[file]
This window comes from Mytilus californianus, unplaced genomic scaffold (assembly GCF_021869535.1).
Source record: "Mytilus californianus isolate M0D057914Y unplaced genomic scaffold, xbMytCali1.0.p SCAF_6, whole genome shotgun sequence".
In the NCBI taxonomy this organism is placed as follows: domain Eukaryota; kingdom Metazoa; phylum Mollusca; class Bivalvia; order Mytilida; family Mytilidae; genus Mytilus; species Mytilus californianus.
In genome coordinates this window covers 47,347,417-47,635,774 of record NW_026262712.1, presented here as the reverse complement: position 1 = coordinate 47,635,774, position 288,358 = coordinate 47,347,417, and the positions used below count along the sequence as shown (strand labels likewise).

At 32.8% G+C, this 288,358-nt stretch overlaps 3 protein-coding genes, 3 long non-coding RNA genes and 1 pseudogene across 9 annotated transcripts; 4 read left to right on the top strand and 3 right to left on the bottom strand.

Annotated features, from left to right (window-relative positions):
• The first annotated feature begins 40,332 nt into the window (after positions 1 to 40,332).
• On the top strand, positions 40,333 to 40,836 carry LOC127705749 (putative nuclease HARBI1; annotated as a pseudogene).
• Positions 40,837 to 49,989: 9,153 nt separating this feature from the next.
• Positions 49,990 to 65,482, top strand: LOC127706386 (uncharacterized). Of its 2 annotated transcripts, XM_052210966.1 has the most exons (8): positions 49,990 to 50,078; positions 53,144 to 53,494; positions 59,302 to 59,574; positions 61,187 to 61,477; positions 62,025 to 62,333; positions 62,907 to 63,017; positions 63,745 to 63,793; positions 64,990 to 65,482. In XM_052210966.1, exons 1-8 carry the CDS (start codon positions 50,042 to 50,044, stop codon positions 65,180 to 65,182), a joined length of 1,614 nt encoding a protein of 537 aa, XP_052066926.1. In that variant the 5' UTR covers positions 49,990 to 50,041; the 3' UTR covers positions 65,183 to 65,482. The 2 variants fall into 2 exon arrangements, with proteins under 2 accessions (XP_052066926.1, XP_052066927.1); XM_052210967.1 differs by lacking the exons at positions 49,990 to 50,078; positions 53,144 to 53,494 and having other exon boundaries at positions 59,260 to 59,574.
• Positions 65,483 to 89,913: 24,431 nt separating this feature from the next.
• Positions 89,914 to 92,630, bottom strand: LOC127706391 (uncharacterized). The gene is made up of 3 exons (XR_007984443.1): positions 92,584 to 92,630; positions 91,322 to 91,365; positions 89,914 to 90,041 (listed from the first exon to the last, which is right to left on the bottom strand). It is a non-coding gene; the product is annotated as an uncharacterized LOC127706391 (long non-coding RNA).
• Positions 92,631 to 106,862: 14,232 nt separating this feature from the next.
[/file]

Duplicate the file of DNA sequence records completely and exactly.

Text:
This window comes from Mytilus californianus, unplaced genomic scaffold (assembly GCF_021869535.1).
Source record: "Mytilus californianus isolate M0D057914Y unplaced genomic scaffold, xbMytCali1.0.p SCAF_6, whole genome shotgun sequence".
In the NCBI taxonomy this organism is placed as follows: domain Eukaryota; kingdom Metazoa; phylum Mollusca; class Bivalvia; order Mytilida; family Mytilidae; genus Mytilus; species Mytilus californianus.
In genome coordinates this window covers 47,347,417-47,635,774 of record NW_026262712.1, presented here as the reverse complement: position 1 = coordinate 47,635,774, position 288,358 = coordinate 47,347,417, and the positions used below count along the sequence as shown (strand labels likewise).

At 32.8% G+C, this 288,358-nt stretch overlaps 3 protein-coding genes, 3 long non-coding RNA genes and 1 pseudogene across 9 annotated transcripts; 4 read left to right on the top strand and 3 right to left on the bottom strand.

Annotated features, from left to right (window-relative positions):
• The first annotated feature begins 40,332 nt into the window (after positions 1 to 40,332).
• On the top strand, positions 40,333 to 40,836 carry LOC127705749 (putative nuclease HARBI1; annotated as a pseudogene).
• Positions 40,837 to 49,989: 9,153 nt separating this feature from the next.
• Positions 49,990 to 65,482, top strand: LOC127706386 (uncharacterized). Of its 2 annotated transcripts, XM_052210966.1 has the most exons (8): positions 49,990 to 50,078; positions 53,144 to 53,494; positions 59,302 to 59,574; positions 61,187 to 61,477; positions 62,025 to 62,333; positions 62,907 to 63,017; positions 63,745 to 63,793; positions 64,990 to 65,482. In XM_052210966.1, exons 1-8 carry the CDS (start codon positions 50,042 to 50,044, stop codon positions 65,180 to 65,182), a joined length of 1,614 nt encoding a protein of 537 aa, XP_052066926.1. In that variant the 5' UTR covers positions 49,990 to 50,041; the 3' UTR covers positions 65,183 to 65,482. The 2 variants fall into 2 exon arrangements, with proteins under 2 accessions (XP_052066926.1, XP_052066927.1); XM_052210967.1 differs by lacking the exons at positions 49,990 to 50,078; positions 53,144 to 53,494 and having other exon boundaries at positions 59,260 to 59,574.
• Positions 65,483 to 89,913: 24,431 nt separating this feature from the next.
• Positions 89,914 to 92,630, bottom strand: LOC127706391 (uncharacterized). The gene is made up of 3 exons (XR_007984443.1): positions 92,584 to 92,630; positions 91,322 to 91,365; positions 89,914 to 90,041 (listed from the first exon to the last, which is right to left on the bottom strand). It is a non-coding gene; the product is annotated as an uncharacterized LOC127706391 (long non-coding RNA).
• Positions 92,631 to 106,862: 14,232 nt separating this feature from the next.